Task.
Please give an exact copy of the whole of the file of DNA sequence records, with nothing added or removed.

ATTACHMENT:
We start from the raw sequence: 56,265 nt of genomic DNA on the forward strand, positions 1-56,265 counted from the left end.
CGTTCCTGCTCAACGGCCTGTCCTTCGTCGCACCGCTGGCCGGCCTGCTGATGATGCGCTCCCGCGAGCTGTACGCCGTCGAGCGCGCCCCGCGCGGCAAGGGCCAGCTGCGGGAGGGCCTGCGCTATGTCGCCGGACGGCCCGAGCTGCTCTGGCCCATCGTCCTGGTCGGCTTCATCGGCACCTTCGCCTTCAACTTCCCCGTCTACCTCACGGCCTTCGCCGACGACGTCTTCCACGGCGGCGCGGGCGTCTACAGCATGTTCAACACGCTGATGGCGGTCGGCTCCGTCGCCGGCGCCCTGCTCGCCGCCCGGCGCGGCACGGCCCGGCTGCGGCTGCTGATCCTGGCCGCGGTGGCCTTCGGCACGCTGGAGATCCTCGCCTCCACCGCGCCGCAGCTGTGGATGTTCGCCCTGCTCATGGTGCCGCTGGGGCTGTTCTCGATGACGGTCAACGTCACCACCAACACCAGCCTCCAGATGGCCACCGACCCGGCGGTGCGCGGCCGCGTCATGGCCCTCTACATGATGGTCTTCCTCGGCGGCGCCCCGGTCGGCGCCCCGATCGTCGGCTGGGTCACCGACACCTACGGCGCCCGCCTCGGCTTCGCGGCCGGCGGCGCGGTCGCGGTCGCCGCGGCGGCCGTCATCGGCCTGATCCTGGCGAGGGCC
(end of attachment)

We start from the raw sequence: 56,265 nt of genomic DNA on the forward strand, positions 1-56,265 counted from the left end.
CGTTCCTGCTCAACGGCCTGTCCTTCGTCGCACCGCTGGCCGGCCTGCTGATGATGCGCTCCCGCGAGCTGTACGCCGTCGAGCGCGCCCCGCGCGGCAAGGGCCAGCTGCGGGAGGGCCTGCGCTATGTCGCCGGACGGCCCGAGCTGCTCTGGCCCATCGTCCTGGTCGGCTTCATCGGCACCTTCGCCTTCAACTTCCCCGTCTACCTCACGGCCTTCGCCGACGACGTCTTCCACGGCGGCGCGGGCGTCTACAGCATGTTCAACACGCTGATGGCGGTCGGCTCCGTCGCCGGCGCCCTGCTCGCCGCCCGGCGCGGCACGGCCCGGCTGCGGCTGCTGATCCTGGCCGCGGTGGCCTTCGGCACGCTGGAGATCCTCGCCTCCACCGCGCCGCAGCTGTGGATGTTCGCCCTGCTCATGGTGCCGCTGGGGCTGTTCTCGATGACGGTCAACGTCACCACCAACACCAGCCTCCAGATGGCCACCGACCCGGCGGTGCGCGGCCGCGTCATGGCCCTCTACATGATGGTCTTCCTCGGCGGCGCCCCGGTCGGCGCCCCGATCGTCGGCTGGGTCACCGACACCTACGGCGCCCGCCTCGGCTTCGCGGCCGGCGGCGCGGTCGCGGTCGCCGCGGCGGCCGTCATCGGCCTGATCCTGGCGAGGGCC